Microbiome | CHOP Research Institute
 

Microbiome

Dr. Zong is an attending physician with the Division of Gastroenterology, Hepatology and Nutrition at CHOP. She specializes in clinical nutrition, intestinal rehabilitation, and enteral and parenteral nutrition. Her research focuses on the microbiome and nutrition.

E-mail:
zongw [at] chop.edu
Published on
Aug 31, 2022
Our featured Faculty Spotlight for August, Joseph Zackular, PhD, studies the interaction between Clostridioides difficile and microbes.

Dr. Srinivasan is an attending neonatologist with the Pediatric Sepsis Program and the Division of Neonatology at Children's Hospital of Philadelphia. Her research focuses on biomarkers in neonatal inflammation and infection; and improving prediction, recognition and management of neonatal infections.

E-mail:
srinivasanl [at] chop.edu

The Penn Human Intervention Core offers a wide array of services to assist with the design and implementation of microbiome studies.

The Penn Microbial Culture and Metabolomics Core features facilities and equipment for the aerobic and anaerobic culture of microbial species in both batch and continuous systems, as well targeted metabolomics services.

The goals of the Penn Acute Care Biobanking Core are to encourage and facilitate microbiome-focused research in the pathogenesis, diagnosis, and treatment of patients with critical illness.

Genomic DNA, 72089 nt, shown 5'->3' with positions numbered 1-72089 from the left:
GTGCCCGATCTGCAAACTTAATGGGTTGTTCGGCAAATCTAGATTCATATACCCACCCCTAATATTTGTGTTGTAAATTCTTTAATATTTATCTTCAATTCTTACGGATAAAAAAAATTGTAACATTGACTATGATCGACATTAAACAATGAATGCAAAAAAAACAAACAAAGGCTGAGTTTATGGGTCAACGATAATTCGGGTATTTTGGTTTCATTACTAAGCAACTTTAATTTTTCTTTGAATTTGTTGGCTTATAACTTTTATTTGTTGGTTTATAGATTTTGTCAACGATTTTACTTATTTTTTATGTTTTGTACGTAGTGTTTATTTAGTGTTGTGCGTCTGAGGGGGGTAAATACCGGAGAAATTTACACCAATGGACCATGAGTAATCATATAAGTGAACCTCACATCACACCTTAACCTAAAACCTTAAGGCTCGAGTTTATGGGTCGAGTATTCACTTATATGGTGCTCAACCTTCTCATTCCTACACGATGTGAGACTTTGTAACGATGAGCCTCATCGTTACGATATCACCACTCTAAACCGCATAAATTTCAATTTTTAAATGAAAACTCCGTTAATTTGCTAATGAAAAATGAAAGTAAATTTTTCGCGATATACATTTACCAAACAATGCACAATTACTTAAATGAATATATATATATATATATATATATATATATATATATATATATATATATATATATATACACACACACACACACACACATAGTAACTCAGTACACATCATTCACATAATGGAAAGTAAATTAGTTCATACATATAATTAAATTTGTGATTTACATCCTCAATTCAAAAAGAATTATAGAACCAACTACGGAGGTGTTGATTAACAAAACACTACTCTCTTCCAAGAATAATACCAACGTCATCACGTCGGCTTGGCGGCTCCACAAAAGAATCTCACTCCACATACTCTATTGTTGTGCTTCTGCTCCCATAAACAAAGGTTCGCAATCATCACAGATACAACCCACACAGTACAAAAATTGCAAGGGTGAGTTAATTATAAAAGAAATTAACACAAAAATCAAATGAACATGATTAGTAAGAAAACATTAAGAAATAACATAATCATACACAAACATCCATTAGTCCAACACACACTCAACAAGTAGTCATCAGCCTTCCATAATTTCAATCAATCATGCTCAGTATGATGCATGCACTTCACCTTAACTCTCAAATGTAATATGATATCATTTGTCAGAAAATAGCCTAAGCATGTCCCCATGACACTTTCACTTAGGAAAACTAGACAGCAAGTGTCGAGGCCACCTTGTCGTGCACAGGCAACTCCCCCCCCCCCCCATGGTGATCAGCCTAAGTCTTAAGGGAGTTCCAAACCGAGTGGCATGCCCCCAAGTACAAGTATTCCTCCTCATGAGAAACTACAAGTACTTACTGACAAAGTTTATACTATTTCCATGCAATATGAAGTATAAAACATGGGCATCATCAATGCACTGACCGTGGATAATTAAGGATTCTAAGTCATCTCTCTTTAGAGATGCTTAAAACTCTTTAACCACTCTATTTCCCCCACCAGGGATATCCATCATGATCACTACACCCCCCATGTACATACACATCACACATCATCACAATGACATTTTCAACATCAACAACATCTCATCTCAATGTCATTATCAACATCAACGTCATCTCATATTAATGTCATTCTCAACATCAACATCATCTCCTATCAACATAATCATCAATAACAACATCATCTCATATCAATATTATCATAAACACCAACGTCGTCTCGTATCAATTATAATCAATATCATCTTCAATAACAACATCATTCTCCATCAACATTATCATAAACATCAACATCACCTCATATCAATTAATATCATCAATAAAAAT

The University of Pennsylvania launched the Penn Gnotobiotic Mouse Facility (PGMF) to aid new research in this area and provide investigators with germ-free animal models to further their research.

The Center supports the planning of microbiome projects, DNA purification, library preparation, high-throughput sequencing, and bioinformatic analysis of the output.

The MAGIC Study is looking at the microbiome as it develops during the first two years of life. It brings together expertise in the microbiome, antibiotic stewardship, immunology, neonatology, and infectious diseases to study the effect that health and environment have on the microbiome and growth.

The purpose of this study is to characterize the microbiome in children with Crohn's disease who have perianal fistula and to compare it to other children with Crohn's disease who do not have perianal disease.